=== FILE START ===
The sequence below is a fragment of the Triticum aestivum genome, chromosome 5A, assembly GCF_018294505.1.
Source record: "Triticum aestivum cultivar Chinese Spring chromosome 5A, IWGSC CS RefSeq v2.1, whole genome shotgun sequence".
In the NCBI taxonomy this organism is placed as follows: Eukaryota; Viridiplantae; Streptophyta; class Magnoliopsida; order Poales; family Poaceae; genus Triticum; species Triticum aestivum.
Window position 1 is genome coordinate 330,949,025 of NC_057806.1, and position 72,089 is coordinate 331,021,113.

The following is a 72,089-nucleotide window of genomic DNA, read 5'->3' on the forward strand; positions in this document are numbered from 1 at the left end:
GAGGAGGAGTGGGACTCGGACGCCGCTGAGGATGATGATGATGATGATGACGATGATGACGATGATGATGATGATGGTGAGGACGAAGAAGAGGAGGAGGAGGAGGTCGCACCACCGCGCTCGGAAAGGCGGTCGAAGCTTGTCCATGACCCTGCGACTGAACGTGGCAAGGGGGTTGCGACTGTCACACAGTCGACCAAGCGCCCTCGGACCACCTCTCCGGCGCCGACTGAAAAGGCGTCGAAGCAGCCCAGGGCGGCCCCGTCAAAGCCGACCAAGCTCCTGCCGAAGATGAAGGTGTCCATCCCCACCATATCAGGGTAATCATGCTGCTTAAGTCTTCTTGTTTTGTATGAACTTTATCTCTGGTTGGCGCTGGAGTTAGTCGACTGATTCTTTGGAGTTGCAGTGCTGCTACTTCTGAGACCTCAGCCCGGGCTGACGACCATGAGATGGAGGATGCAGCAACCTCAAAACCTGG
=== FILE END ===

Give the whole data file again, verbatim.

The sequence below is a fragment of the Triticum aestivum genome, chromosome 5A, assembly GCF_018294505.1.
Source record: "Triticum aestivum cultivar Chinese Spring chromosome 5A, IWGSC CS RefSeq v2.1, whole genome shotgun sequence".
In the NCBI taxonomy this organism is placed as follows: Eukaryota; Viridiplantae; Streptophyta; class Magnoliopsida; order Poales; family Poaceae; genus Triticum; species Triticum aestivum.
Window position 1 is genome coordinate 330,949,025 of NC_057806.1, and position 72,089 is coordinate 331,021,113.

The following is a 72,089-nucleotide window of genomic DNA, read 5'->3' on the forward strand; positions in this document are numbered from 1 at the left end:
GAGGAGGAGTGGGACTCGGACGCCGCTGAGGATGATGATGATGATGATGACGATGATGACGATGATGATGATGATGGTGAGGACGAAGAAGAGGAGGAGGAGGAGGTCGCACCACCGCGCTCGGAAAGGCGGTCGAAGCTTGTCCATGACCCTGCGACTGAACGTGGCAAGGGGGTTGCGACTGTCACACAGTCGACCAAGCGCCCTCGGACCACCTCTCCGGCGCCGACTGAAAAGGCGTCGAAGCAGCCCAGGGCGGCCCCGTCAAAGCCGACCAAGCTCCTGCCGAAGATGAAGGTGTCCATCCCCACCATATCAGGGTAATCATGCTGCTTAAGTCTTCTTGTTTTGTATGAACTTTATCTCTGGTTGGCGCTGGAGTTAGTCGACTGATTCTTTGGAGTTGCAGTGCTGCTACTTCTGAGACCTCAGCCCGGGCTGACGACCATGAGATGGAGGATGCAGCAACCTCAAAACCTGG